Types of liver function tests
Liver function tests, also referred to as "LFTs" are blood tests that assess the state of the liver and the biliary system. Liver function tests are among the most commonly used tests in medicine. LFTs are divided into true tests of liver function, such as serum albumin, bilirubin, and prothrombin time, and tests that are indicators of liver injury or biliary tract disease.
The liver is a storehouse for many enzymes and injury or disease affecting the liver causes release of these enzymes into the bloodstream. Enzyme tests that may indicate liver damage include the aspartate aminotransferase (AST), and alanine aminotransferase (ALT). Other frequently tested liver enzymes that indicate biliary tract obstruction, whether in the liver or in bile channels outside the liver, are alkaline phosphatase (ALP) and gamma-glutamyltranspeptidase (GGT). These enzymes are also produced in other organs; therefore, enzyme measurements are not specific for liver disease alone. In addition to LFTs obtained on routine chemistry tests, the physician may order more specific tests such as viral serologic tests or autoimmune tests, that can determine the specific etiology of a liver disease.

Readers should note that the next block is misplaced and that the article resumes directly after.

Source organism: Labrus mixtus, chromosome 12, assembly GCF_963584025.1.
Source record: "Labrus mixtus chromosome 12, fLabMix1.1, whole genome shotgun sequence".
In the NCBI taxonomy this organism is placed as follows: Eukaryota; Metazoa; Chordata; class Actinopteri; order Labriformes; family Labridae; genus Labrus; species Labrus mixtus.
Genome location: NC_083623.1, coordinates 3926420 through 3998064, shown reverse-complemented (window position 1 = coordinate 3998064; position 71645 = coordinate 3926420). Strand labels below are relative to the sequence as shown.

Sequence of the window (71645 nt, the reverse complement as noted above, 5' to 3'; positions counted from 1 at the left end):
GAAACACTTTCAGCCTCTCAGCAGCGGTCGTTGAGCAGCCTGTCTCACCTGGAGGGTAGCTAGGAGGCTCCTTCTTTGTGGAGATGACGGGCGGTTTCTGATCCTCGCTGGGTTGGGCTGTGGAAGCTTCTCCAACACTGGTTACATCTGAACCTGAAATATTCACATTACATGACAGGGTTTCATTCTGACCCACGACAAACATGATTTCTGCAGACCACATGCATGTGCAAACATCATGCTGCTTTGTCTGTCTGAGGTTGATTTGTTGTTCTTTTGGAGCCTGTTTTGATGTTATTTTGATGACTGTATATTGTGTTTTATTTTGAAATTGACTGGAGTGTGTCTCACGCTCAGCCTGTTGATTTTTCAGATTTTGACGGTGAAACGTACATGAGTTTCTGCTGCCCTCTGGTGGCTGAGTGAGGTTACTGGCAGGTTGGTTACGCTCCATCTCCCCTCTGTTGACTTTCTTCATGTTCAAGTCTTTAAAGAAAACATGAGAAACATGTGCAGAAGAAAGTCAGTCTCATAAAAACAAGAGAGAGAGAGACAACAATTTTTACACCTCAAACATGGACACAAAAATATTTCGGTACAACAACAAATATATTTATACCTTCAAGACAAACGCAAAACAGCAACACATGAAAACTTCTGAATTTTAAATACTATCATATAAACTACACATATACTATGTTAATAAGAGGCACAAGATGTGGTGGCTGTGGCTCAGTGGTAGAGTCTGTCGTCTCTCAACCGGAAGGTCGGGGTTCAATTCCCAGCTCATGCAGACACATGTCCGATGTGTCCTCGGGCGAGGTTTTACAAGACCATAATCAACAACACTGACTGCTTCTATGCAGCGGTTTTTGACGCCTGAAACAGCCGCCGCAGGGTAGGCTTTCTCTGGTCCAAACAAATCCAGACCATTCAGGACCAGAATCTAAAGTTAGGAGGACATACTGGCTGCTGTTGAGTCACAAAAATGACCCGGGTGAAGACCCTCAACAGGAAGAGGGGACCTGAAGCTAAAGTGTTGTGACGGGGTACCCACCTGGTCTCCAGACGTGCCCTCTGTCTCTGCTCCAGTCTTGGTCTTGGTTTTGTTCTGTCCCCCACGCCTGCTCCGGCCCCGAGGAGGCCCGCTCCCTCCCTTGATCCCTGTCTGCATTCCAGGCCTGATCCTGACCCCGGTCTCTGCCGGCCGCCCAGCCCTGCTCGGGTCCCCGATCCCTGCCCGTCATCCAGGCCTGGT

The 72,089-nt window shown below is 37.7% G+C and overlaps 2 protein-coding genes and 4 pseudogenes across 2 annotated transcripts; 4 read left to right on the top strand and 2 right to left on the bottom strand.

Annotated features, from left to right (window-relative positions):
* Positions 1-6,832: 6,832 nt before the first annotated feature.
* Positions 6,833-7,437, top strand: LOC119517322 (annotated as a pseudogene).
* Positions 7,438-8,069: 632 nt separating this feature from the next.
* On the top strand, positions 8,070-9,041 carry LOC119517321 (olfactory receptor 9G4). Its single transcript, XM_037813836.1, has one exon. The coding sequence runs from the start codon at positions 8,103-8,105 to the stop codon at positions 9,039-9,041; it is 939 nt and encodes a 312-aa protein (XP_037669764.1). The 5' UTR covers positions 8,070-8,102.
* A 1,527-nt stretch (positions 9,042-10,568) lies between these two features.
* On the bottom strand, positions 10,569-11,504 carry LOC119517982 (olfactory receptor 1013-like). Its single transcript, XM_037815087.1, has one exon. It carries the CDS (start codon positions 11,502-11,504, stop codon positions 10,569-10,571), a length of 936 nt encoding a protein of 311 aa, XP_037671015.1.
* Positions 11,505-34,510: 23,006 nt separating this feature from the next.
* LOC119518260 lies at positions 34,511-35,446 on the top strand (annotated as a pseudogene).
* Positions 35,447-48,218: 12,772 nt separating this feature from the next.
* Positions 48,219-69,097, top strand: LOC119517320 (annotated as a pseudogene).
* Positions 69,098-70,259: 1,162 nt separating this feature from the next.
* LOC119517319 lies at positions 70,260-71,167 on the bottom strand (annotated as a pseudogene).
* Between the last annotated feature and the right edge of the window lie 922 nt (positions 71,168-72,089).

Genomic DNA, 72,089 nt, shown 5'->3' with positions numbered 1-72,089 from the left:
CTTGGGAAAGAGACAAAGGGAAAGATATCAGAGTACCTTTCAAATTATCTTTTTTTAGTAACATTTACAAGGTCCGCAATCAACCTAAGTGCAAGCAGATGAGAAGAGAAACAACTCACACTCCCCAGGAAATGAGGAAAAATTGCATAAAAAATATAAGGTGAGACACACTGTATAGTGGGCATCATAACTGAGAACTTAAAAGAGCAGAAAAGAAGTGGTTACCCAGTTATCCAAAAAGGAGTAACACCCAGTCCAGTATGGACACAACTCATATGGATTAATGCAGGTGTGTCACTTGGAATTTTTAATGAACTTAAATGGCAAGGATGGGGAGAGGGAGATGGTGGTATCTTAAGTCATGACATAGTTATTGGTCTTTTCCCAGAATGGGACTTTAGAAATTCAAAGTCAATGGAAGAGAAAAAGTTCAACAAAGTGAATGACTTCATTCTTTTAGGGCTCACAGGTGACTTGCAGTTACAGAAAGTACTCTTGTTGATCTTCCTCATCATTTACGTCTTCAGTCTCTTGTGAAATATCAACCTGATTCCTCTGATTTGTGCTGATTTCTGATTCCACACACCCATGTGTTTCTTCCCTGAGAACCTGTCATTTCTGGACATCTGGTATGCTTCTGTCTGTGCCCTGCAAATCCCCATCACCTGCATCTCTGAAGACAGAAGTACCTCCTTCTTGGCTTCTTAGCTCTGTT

Normal values for liver function tests are:
(Note: These values may vary with the laboratory performing them. Check with your agency's Laboratory Manual for normal values and for any test preparation requirements.)
*Note also that the term "serum" refers to the blood plasma that remains after the blood sample has clotted and been removed.